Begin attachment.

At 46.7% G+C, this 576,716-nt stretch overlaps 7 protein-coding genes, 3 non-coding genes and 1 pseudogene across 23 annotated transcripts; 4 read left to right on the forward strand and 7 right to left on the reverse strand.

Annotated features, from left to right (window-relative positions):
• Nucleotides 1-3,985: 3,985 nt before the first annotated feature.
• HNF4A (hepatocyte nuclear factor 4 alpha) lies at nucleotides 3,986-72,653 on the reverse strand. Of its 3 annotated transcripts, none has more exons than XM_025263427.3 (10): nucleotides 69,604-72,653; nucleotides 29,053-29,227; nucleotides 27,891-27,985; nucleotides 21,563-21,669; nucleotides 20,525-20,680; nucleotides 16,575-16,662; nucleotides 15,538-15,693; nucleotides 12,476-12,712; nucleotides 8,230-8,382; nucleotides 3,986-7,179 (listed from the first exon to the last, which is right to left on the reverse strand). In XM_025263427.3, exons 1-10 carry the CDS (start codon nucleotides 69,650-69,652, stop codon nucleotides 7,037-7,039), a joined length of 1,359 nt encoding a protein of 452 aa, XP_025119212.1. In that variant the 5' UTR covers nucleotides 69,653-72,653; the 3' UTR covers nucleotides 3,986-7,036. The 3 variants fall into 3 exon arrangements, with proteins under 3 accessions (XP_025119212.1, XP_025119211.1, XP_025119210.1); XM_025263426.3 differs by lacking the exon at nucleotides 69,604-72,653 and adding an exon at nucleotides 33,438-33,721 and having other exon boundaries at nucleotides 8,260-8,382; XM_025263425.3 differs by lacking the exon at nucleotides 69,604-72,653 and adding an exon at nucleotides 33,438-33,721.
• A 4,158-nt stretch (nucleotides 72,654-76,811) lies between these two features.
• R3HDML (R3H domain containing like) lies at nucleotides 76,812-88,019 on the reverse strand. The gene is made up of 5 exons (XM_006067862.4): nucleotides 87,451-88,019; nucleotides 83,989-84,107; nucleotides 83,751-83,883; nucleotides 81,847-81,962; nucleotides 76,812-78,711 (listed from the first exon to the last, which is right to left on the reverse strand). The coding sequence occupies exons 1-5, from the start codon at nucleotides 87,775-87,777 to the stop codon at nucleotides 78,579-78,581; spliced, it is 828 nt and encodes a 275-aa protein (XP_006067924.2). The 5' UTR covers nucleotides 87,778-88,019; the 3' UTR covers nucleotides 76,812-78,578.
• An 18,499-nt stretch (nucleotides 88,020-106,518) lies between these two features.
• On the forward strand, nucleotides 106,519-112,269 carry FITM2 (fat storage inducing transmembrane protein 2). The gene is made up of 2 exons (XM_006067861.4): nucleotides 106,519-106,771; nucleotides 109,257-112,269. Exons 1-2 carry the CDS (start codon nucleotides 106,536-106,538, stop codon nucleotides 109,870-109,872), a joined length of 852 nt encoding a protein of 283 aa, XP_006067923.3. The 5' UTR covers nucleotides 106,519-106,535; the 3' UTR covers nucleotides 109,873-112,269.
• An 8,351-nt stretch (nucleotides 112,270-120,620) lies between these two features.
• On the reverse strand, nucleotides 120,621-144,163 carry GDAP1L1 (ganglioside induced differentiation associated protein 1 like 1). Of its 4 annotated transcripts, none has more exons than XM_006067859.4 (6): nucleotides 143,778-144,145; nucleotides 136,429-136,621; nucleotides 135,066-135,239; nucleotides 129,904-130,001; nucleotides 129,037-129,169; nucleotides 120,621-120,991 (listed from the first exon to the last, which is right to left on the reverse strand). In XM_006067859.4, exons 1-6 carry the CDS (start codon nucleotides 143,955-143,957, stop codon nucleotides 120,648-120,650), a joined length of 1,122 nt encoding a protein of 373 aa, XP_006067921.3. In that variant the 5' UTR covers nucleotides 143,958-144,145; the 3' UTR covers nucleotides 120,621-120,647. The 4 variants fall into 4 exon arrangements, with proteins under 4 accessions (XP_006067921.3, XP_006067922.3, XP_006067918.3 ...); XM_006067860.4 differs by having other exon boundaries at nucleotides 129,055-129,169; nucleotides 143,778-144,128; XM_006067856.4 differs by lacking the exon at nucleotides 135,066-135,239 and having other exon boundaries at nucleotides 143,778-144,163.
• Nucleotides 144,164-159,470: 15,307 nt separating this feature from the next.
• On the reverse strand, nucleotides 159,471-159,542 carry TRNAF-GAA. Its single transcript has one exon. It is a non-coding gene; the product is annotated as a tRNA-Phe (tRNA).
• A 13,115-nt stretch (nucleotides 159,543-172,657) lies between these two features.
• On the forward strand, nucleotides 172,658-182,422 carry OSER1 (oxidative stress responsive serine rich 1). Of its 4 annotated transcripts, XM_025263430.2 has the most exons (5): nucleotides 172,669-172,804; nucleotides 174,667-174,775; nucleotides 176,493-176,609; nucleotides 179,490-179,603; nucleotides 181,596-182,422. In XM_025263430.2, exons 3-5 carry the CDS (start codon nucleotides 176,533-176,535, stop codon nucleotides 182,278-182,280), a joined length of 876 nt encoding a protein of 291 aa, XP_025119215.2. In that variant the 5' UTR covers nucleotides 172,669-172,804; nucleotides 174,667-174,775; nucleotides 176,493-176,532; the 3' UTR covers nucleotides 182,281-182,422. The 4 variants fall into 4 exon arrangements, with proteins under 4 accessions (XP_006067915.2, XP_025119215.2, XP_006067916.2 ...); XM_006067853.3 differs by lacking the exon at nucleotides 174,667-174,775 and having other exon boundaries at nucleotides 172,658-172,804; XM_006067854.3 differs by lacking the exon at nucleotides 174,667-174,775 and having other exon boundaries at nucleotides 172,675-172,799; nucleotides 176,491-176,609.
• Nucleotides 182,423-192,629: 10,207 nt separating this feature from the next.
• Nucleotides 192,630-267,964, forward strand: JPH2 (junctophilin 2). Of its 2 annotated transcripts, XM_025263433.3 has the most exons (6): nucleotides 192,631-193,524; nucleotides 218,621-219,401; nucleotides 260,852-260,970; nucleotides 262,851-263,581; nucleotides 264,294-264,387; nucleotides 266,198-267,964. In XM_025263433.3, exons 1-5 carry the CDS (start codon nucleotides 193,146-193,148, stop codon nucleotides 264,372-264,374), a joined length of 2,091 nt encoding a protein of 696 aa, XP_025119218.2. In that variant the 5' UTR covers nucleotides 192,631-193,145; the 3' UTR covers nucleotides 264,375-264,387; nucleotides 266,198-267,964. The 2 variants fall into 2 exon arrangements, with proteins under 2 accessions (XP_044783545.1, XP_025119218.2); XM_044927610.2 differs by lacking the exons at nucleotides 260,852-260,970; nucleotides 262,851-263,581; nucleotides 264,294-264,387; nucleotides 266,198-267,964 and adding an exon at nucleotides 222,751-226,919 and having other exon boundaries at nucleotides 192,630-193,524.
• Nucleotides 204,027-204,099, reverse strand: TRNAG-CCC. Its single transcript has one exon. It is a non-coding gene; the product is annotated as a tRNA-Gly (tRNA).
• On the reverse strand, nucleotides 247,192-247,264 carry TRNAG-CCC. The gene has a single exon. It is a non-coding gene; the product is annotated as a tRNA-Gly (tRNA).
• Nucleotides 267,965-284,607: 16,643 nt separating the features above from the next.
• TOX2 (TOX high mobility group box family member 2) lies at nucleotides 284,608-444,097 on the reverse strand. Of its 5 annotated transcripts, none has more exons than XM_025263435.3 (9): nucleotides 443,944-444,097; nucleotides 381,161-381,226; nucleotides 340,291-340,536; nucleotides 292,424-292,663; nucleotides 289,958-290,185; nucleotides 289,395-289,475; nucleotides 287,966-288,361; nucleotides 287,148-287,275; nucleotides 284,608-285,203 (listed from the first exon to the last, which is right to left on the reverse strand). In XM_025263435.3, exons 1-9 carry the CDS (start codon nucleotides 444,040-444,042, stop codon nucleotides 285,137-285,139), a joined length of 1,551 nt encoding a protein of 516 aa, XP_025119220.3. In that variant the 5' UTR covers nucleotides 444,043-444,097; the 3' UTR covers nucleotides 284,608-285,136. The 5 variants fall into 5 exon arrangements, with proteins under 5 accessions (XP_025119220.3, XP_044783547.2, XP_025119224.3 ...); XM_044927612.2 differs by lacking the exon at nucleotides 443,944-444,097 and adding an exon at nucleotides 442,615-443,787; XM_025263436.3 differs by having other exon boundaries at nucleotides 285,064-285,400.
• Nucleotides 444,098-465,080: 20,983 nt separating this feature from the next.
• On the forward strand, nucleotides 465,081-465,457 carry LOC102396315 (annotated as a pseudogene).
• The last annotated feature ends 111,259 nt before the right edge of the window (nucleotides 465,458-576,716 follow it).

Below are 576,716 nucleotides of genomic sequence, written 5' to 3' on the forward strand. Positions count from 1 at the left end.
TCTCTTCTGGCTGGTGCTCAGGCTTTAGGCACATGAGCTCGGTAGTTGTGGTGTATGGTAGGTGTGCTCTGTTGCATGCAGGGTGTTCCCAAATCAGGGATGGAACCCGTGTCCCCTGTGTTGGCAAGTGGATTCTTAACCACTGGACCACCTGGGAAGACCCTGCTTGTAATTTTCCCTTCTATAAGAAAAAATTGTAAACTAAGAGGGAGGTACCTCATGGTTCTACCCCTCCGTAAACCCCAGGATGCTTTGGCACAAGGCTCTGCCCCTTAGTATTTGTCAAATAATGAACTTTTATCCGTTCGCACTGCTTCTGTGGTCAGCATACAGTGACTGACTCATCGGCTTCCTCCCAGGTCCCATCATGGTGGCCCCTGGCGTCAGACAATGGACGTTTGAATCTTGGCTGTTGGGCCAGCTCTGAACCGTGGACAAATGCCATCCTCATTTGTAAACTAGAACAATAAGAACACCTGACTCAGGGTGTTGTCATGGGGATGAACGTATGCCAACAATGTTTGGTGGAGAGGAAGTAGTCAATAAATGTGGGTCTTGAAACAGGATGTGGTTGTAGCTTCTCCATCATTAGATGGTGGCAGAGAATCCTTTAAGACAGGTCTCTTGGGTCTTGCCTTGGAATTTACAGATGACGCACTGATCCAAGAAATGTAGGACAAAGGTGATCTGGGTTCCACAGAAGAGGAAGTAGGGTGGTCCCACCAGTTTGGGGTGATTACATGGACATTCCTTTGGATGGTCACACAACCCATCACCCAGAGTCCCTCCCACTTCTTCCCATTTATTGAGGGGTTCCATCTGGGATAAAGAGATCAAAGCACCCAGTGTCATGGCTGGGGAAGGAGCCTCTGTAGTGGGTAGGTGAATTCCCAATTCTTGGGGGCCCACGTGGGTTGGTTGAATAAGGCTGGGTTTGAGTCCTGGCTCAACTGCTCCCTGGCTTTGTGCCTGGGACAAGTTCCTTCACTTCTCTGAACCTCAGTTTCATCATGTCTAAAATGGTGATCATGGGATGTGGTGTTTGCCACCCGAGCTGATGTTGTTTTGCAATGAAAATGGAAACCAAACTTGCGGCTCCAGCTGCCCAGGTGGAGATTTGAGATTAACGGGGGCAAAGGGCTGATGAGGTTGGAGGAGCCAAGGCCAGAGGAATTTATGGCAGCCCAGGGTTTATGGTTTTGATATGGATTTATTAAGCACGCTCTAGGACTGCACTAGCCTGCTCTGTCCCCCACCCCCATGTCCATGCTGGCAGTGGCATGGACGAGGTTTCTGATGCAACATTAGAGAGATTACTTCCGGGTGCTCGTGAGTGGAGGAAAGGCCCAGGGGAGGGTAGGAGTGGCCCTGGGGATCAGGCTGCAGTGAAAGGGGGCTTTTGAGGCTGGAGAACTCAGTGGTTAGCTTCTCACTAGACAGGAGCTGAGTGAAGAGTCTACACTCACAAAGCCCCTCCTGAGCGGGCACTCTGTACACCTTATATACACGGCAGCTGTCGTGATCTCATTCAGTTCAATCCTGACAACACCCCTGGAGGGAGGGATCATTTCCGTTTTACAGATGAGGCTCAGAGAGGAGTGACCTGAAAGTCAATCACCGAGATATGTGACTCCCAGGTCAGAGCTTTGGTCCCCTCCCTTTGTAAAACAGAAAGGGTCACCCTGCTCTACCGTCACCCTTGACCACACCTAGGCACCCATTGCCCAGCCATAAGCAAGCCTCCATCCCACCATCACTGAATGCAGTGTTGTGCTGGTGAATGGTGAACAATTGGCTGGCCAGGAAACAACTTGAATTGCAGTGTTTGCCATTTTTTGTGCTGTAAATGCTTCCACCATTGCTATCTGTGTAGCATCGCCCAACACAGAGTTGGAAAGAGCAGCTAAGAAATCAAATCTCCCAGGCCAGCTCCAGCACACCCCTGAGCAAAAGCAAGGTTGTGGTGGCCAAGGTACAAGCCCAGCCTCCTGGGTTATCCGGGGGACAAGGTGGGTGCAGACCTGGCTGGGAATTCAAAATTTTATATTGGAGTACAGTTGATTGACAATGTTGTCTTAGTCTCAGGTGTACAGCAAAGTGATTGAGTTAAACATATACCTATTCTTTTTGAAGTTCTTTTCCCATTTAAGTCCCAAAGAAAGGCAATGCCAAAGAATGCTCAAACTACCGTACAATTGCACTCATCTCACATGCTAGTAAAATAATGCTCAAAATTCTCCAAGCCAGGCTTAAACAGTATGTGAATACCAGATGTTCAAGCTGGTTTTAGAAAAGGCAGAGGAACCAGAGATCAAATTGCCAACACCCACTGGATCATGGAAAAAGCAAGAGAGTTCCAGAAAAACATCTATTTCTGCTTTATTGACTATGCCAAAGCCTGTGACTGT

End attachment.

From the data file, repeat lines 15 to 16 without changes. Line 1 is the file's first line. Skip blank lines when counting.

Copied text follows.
• Nucleotides 182,423-192,629: 10,207 nt separating this feature from the next.
• Nucleotides 192,630-267,964, forward strand: JPH2 (junctophilin 2). Of its 2 annotated transcripts, XM_025263433.3 has the most exons (6): nucleotides 192,631-193,524; nucleotides 218,621-219,401; nucleotides 260,852-260,970; nucleotides 262,851-263,581; nucleotides 264,294-264,387; nucleotides 266,198-267,964. In XM_025263433.3, exons 1-5 carry the CDS (start codon nucleotides 193,146-193,148, stop codon nucleotides 264,372-264,374), a joined length of 2,091 nt encoding a protein of 696 aa, XP_025119218.2. In that variant the 5' UTR covers nucleotides 192,631-193,145; the 3' UTR covers nucleotides 264,375-264,387; nucleotides 266,198-267,964. The 2 variants fall into 2 exon arrangements, with proteins under 2 accessions (XP_044783545.1, XP_025119218.2); XM_044927610.2 differs by lacking the exons at nucleotides 260,852-260,970; nucleotides 262,851-263,581; nucleotides 264,294-264,387; nucleotides 266,198-267,964 and adding an exon at nucleotides 222,751-226,919 and having other exon boundaries at nucleotides 192,630-193,524.